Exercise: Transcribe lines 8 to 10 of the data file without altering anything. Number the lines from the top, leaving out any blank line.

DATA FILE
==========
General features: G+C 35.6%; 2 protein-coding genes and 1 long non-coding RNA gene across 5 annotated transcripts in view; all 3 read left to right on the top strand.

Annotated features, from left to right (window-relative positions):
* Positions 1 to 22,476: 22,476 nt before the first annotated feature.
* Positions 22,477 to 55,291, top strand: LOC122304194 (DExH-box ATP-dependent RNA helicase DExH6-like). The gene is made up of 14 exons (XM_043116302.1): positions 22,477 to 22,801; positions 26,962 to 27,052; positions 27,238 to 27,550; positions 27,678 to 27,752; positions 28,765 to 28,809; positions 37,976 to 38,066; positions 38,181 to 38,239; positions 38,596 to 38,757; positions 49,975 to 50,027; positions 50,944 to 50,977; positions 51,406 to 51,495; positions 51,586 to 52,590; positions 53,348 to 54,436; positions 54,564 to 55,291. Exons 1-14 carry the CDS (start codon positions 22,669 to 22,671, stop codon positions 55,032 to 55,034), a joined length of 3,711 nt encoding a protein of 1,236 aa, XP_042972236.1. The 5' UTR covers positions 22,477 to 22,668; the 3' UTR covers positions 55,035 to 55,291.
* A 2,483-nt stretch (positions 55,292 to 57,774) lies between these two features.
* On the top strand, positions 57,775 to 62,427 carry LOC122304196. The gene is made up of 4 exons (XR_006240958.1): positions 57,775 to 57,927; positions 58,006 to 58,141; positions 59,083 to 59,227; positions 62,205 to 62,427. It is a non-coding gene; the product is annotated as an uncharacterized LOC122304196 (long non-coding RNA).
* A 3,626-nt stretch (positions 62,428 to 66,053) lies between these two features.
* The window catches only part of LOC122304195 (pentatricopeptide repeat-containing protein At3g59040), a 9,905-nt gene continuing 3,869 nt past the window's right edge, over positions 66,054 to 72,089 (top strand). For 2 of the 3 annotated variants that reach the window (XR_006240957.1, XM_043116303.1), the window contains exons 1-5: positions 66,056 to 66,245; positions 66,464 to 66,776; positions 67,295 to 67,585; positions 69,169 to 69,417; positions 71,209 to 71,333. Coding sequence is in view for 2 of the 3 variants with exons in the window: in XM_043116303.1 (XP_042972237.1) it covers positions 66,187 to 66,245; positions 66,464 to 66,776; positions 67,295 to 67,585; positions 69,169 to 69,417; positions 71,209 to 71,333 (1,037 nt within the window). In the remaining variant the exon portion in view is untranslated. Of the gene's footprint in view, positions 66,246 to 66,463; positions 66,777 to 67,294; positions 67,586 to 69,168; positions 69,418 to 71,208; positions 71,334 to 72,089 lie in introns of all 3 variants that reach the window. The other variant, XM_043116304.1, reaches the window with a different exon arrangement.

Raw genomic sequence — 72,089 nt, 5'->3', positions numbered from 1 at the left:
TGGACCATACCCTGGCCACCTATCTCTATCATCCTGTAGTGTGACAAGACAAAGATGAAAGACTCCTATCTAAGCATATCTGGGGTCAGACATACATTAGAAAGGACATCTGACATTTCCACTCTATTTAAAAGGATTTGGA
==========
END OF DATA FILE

* The window catches only part of LOC122304195 (pentatricopeptide repeat-containing protein At3g59040), a 9,905-nt gene continuing 3,869 nt past the window's right edge, over positions 66,054 to 72,089 (top strand). For 2 of the 3 annotated variants that reach the window (XR_006240957.1, XM_043116303.1), the window contains exons 1-5: positions 66,056 to 66,245; positions 66,464 to 66,776; positions 67,295 to 67,585; positions 69,169 to 69,417; positions 71,209 to 71,333. Coding sequence is in view for 2 of the 3 variants with exons in the window: in XM_043116303.1 (XP_042972237.1) it covers positions 66,187 to 66,245; positions 66,464 to 66,776; positions 67,295 to 67,585; positions 69,169 to 69,417; positions 71,209 to 71,333 (1,037 nt within the window). In the remaining variant the exon portion in view is untranslated. Of the gene's footprint in view, positions 66,246 to 66,463; positions 66,777 to 67,294; positions 67,586 to 69,168; positions 69,418 to 71,208; positions 71,334 to 72,089 lie in introns of all 3 variants that reach the window. The other variant, XM_043116304.1, reaches the window with a different exon arrangement.

Raw genomic sequence — 72,089 nt, 5'->3', positions numbered from 1 at the left:
TGGACCATACCCTGGCCACCTATCTCTATCATCCTGTAGTGTGACAAGACAAAGATGAAAGACTCCTATCTAAGCATATCTGGGGTCAGACATACATTAGAAAGGACATCTGACATTTCCACTCTATTTAAAAGGATTTGGA